7 November - 21 December, 2018
Review by Claire Phillips
Drifting across the porous outlines of misted horizons, open fields and canals, Ilse D’Hollander’s paintings are like the remnants of dreams as they begin to dwindle in the morning sun. Spread through the galleries of Victoria Miro’s Mayfair outpost, though, these paintings are perilously intertwined with D’Hollander and her story of tragedy and woe.
Born in a small village in the Flemish lowlands between Antwerp and Ghent, D’Hollander came of age in the 1980s at a time when most critics and teachers were peddling the death of painting. D’Hollander continued with her education and made a body of work anchored in the natural world, imbued with a sensual visual language that is rooted in her experience of the rolling Flemish countryside. The results are a refreshing antidote to the moneymaking machines we’ve come to know as Zombie Formalists. In contrast, D’Hollander’s paintings capture an essence of the Belgian landscape, with smears of colour juxtaposed by references to the real world in the diagonals of tree trunks and muddy tracks.
D’Hollander held her first solo exhibition aged 28 in 1996 before tragically taking her own life just a year later. The promise of what might have been still hangs heavy in the air at Victoria Miro. The quiet, intimate works on display come largely from the final years of D’Hollander’s career, spent in the small village of Paulatem, where she settled in 1994. Painted from memories of winding paths and upright trees dotted across the landscape, D’Hollander’s pictures are filled with hazy volumes of colour that bleed and collide with the edges of the canvas or cardboard. A fragile moment takes shape, like a sharp intake of breath, as these forms meet: the tangible land of the living and a softer, internal landscape of the soul. D’Hollander’s ability to tread the tightrope between the Flemish scenery and her own world of emotion and spirit, establishes her place in the canon of abstract painters beside Piet Mondrian and Nicolas de Staël, and even Mark Rothko’s stained fields of colour.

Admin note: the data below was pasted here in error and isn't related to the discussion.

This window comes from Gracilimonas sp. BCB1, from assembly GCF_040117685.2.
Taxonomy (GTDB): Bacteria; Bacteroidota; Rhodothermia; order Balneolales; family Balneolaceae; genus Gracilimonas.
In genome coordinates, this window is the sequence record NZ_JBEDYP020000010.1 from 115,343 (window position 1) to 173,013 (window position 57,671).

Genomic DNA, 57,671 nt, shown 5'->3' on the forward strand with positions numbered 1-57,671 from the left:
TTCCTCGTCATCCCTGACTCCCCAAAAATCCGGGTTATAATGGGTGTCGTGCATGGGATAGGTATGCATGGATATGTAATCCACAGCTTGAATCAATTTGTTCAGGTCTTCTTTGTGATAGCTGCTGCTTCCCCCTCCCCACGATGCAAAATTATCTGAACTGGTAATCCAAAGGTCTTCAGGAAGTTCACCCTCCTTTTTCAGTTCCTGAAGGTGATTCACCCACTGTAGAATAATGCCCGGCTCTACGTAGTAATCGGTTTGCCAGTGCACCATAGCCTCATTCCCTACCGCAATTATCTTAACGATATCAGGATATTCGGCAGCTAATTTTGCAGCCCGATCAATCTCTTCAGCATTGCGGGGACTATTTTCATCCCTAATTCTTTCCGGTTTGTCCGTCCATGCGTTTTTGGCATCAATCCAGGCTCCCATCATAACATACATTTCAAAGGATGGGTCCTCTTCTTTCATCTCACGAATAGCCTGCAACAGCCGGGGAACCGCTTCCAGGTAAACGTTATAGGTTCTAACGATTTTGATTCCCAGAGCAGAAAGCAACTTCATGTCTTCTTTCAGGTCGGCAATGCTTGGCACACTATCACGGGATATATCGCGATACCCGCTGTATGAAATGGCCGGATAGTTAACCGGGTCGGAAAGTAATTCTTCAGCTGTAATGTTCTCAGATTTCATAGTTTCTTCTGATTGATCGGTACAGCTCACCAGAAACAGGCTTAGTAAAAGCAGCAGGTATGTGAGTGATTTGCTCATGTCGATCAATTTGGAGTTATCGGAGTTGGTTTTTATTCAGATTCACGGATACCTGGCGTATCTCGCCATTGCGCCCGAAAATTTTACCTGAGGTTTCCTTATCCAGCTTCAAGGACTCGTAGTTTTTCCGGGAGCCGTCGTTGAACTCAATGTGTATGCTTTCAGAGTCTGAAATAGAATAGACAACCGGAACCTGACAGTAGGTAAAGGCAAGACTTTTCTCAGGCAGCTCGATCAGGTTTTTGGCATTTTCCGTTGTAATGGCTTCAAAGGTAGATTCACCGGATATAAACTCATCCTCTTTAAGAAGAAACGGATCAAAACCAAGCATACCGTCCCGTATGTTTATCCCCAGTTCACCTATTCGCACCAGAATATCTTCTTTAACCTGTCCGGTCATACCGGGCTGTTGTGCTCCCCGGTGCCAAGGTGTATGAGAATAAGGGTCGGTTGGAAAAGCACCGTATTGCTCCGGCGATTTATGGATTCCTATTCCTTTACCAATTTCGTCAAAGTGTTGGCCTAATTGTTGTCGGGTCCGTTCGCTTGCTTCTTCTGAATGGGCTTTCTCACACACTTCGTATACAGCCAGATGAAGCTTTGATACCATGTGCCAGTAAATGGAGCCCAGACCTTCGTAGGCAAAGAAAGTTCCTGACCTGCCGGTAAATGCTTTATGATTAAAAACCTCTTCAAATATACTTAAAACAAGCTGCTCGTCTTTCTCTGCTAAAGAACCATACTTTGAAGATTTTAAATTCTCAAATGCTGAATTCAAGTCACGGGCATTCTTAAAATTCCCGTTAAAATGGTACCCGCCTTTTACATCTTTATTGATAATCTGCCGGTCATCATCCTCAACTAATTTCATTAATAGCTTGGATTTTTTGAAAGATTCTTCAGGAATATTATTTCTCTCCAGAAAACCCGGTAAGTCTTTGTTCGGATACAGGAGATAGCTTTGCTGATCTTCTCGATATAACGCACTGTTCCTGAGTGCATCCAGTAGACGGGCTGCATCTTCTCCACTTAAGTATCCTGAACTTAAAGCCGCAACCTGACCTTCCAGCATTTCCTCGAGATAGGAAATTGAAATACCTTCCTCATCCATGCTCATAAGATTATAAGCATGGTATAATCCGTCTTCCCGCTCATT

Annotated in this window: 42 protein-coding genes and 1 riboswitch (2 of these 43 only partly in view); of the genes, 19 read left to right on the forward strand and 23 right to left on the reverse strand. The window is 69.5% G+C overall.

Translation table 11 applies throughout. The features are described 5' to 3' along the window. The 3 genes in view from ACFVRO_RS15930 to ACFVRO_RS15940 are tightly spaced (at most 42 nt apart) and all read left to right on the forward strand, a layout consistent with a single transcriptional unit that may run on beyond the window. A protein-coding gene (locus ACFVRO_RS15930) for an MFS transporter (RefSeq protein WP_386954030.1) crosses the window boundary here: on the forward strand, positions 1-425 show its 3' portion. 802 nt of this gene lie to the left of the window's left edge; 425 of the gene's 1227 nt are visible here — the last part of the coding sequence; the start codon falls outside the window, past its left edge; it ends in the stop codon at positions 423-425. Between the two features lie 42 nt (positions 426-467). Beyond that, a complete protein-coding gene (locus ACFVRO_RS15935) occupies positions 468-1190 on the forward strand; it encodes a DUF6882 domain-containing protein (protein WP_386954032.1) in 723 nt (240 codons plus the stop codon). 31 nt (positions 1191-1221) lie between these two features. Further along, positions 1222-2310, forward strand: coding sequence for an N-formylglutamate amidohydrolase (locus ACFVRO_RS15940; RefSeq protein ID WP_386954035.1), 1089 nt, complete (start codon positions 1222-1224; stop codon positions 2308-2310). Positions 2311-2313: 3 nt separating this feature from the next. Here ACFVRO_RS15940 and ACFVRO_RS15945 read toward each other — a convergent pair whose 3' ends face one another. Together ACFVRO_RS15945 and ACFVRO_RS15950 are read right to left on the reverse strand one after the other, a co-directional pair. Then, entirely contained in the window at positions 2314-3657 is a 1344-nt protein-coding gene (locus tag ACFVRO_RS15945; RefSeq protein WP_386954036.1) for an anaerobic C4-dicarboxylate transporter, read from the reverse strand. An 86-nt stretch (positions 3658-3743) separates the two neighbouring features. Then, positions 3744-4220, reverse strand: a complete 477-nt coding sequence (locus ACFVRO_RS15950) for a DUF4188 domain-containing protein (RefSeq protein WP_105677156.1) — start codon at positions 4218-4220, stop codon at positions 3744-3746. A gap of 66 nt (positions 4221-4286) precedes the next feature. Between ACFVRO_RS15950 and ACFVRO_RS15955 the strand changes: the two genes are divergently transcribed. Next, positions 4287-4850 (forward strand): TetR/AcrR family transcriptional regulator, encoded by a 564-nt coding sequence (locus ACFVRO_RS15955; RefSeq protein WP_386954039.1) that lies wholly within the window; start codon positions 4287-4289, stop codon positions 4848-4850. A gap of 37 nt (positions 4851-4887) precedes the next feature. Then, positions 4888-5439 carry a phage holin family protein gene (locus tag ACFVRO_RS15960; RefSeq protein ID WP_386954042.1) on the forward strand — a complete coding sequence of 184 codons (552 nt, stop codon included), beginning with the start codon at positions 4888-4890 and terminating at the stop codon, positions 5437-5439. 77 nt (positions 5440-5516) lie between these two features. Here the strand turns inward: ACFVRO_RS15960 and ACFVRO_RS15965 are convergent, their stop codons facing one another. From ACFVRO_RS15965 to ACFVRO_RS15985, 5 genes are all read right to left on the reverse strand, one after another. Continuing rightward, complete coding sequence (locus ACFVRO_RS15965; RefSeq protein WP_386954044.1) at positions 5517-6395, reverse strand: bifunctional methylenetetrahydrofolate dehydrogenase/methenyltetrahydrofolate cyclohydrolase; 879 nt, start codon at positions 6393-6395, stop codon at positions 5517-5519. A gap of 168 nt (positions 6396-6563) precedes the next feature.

D’Hollander fits the profile of an artist ripe for rediscovery – something the art world has become increasingly concerned with as dealers seek out the most undervalued names on the market. Recently the battle has focused on female and minority artists, including the estate of Diane Arbus, jointly represented by David Zwirner and Fraenkel Gallery, and Jack Whitten at Hauser & Wirth. Having resurfaced with her first show in the US in 2016 at Sean Kelly’s gallery in New York, D’Hollander’s estate is now represented by Kelly and the powerhouse British dealer Victoria Miro. And in the case of Ilse D’Hollander the spotlight is entirely justified. Her paintings are beautiful distillations of a brief, but poignant life. While the earlier works on display are jigsaw puzzles of vibrant crimsons, greens and turquoises, D’Hollander moves into the final years of her life with a series of landscape that tremble and dissolve. Between 1995 and 1996, the horizon seeps into the fields, broken by the outlines of trees, paths and buildings that are indistinct and otherworldly.
In much the same way as Francesca Woodman though, whose early death at the age of just 22 has made her into something of a cult figure, D’Hollander’s paintings are cast in the shadow of her personal history. Without this sorrowful tale, it’s interesting to consider whether the works would pack the same punch. In his catalogue essay, writer and critic David Anfam argues that with D’Hollander’s “brevity of life” comes a “brighter flame.” Like a horrendous car crash on the side of the road, it’s true that we can’t resist the paintings of a tortured genius. Maybe we are just morbidly fascinated by a good old-fashioned tale of torment. D’Hollander herself recognised how tangled her delicate existence and artwork had become, explaining, “I am not facing my canvas as a neutral being but as an acting being who is investing into the act of painting. My being is present in my action on the canvas.”
Particularly in these final years, D’Hollander’s work takes on a bold simplicity of form and uninterrupted tone that rings true of the Belgian countryside. However, as the edges of vast open skies and land meet, there is a quiver of uncertainty to these paintings - a feeling that conjures the image of an artist never entirely at ease with herself.